There’s One Attribute That Makes an Entrepreneur a Great Long-Term Leader
From Jeff Bezos to Bill Gates to Elon Musk, we are in the age of founders as long-term leaders. Why?
It is conventional wisdom that what it takes to get a business off the ground is very different than the skills necessary to manage a company as it matures. In the natural evolution of a startup, the young, brash founder will inevitably need to be replaced by a more experienced, steady executive — at least according to the thinking of traditional investors.
Yet some of today’s most successful business leaders, from Jeff Bezos to Bill Gates and Elon Musk, prove this assumption wrong. Their trajectories demonstrate that entrepreneurs may actually be more effective leaders of large companies than traditional CEOs. Entrepreneurs develop a long-term vision and assemble a team to see their plan through. Sometimes their vision is decades ahead of everyone else. They eschew short-term gains for a much grander prize. In the end, they build extraordinary, innovative companies that embrace a unique culture offering strong employee growth and a cohesive community. Entrepreneurial wealth creation drives our global economy and affects billions of workers and consumers.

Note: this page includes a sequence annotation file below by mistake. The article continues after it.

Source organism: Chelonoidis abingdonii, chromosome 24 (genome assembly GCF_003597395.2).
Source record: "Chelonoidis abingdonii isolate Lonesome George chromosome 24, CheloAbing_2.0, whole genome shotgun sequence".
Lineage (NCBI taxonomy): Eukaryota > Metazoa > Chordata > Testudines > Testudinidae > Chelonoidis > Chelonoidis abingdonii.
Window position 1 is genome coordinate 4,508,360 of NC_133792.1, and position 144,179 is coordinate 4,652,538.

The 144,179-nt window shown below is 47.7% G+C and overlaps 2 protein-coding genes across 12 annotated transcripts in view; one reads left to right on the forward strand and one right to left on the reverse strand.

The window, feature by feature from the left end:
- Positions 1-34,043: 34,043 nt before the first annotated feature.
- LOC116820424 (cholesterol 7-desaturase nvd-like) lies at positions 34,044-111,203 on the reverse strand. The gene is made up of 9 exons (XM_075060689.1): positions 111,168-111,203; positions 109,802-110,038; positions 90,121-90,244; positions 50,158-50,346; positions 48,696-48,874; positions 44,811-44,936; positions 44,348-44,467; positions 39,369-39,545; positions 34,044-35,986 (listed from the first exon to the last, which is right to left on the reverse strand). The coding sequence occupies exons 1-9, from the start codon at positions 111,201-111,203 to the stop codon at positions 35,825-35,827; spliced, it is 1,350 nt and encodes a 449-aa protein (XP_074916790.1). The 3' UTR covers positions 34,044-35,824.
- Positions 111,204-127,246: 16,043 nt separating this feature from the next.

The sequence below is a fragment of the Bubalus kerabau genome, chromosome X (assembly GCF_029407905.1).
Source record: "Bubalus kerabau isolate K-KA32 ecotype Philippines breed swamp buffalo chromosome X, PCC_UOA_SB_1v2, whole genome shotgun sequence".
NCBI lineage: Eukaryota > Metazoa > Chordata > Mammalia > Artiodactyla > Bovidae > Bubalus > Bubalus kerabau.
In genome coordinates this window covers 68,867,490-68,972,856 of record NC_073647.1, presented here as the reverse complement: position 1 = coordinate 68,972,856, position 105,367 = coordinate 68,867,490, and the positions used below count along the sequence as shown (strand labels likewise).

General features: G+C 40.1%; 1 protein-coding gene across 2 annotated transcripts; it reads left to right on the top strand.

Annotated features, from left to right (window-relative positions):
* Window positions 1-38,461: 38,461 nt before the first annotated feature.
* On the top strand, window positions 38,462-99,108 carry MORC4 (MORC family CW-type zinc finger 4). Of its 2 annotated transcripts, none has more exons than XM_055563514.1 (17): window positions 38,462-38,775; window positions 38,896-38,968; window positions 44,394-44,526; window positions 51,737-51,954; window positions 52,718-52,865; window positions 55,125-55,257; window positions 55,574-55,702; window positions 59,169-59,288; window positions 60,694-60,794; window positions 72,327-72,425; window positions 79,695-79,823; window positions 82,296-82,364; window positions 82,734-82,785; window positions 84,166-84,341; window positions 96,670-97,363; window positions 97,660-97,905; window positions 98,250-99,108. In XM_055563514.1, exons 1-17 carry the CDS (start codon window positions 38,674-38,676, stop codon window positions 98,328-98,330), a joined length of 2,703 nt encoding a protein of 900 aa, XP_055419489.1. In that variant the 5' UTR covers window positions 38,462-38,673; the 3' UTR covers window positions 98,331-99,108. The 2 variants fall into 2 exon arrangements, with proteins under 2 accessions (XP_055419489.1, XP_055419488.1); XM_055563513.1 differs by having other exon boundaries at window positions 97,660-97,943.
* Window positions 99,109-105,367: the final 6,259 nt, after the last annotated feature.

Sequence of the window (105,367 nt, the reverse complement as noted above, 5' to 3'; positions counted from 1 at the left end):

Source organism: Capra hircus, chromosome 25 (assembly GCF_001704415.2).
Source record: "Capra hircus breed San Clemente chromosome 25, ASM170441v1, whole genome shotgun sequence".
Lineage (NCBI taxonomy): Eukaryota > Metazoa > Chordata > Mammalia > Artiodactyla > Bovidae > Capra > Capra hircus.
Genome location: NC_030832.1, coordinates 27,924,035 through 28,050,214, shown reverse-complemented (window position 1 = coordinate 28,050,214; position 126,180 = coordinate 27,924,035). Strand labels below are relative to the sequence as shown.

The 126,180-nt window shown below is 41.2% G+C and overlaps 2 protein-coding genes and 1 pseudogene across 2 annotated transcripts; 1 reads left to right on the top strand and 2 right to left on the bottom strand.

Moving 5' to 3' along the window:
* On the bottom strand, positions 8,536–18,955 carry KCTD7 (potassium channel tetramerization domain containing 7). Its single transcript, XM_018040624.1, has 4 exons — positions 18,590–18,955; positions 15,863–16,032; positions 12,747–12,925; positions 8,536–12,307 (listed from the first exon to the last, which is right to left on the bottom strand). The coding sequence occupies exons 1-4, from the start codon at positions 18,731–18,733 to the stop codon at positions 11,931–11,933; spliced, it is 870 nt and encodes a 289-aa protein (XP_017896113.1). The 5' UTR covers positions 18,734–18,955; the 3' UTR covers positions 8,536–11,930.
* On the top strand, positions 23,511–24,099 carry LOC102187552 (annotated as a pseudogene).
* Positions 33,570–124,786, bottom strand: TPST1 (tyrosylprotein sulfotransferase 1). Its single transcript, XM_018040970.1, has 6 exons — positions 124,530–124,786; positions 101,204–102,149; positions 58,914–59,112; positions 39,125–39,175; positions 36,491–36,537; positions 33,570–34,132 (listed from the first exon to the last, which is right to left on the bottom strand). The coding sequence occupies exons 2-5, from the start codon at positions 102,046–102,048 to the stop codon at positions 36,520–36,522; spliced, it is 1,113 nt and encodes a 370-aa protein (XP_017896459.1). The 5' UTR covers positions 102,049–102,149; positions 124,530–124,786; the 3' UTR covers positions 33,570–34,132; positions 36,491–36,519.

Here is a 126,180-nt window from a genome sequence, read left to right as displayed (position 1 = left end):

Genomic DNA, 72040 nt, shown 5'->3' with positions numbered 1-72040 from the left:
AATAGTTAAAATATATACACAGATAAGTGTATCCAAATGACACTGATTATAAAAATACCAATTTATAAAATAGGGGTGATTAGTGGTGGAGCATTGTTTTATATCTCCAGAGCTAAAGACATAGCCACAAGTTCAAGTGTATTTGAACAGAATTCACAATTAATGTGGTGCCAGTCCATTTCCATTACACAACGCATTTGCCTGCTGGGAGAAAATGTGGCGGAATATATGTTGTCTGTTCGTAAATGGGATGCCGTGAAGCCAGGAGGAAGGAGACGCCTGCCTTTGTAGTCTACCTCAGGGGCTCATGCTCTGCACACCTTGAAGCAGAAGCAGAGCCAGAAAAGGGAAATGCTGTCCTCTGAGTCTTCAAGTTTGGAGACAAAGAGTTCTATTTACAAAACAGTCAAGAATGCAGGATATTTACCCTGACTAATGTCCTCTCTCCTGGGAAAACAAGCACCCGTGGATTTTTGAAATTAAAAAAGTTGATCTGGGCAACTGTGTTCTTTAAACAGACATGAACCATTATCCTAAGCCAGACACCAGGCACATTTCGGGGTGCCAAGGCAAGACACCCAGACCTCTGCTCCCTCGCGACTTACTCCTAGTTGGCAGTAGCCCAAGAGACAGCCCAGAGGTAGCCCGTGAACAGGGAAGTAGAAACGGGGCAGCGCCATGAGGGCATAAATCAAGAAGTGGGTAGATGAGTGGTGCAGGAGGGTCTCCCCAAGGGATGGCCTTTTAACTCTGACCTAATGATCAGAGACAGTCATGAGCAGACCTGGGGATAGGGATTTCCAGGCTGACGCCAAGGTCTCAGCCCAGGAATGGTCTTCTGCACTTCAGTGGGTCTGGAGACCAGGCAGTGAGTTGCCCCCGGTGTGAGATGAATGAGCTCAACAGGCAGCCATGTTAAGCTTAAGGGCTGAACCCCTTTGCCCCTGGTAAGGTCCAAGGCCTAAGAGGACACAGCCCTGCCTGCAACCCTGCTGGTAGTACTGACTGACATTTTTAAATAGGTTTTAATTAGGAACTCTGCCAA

My academic research has found that businesses can thrive by keeping their founders at the helm even as they mature and go public. My firm created an Entrepreneur 30 Index (ER30) that tracks the 30 largest entrepreneur-led companies in the U.S. stock market, employing a proprietary 15-variable model to select stocks. When measured against a comparable index over the time period 2005 to 2018, we find that entrepreneur-led companies significantly outperform their peers. In fact, over the past 14 years, entrepreneur-led companies beat other benchmarks by double to triple returns.
To rule out other explanations for the success of the companies in the ER30, we incorporate investment factors such as company size, market risk, leverage, momentum, and sector weightings into our model. The final assessment reveals an “Entrepreneur Factor” as the single most dominant factor that contributes to superior stock market performance during the measured time period. This suggests that having an entrepreneur at the helm…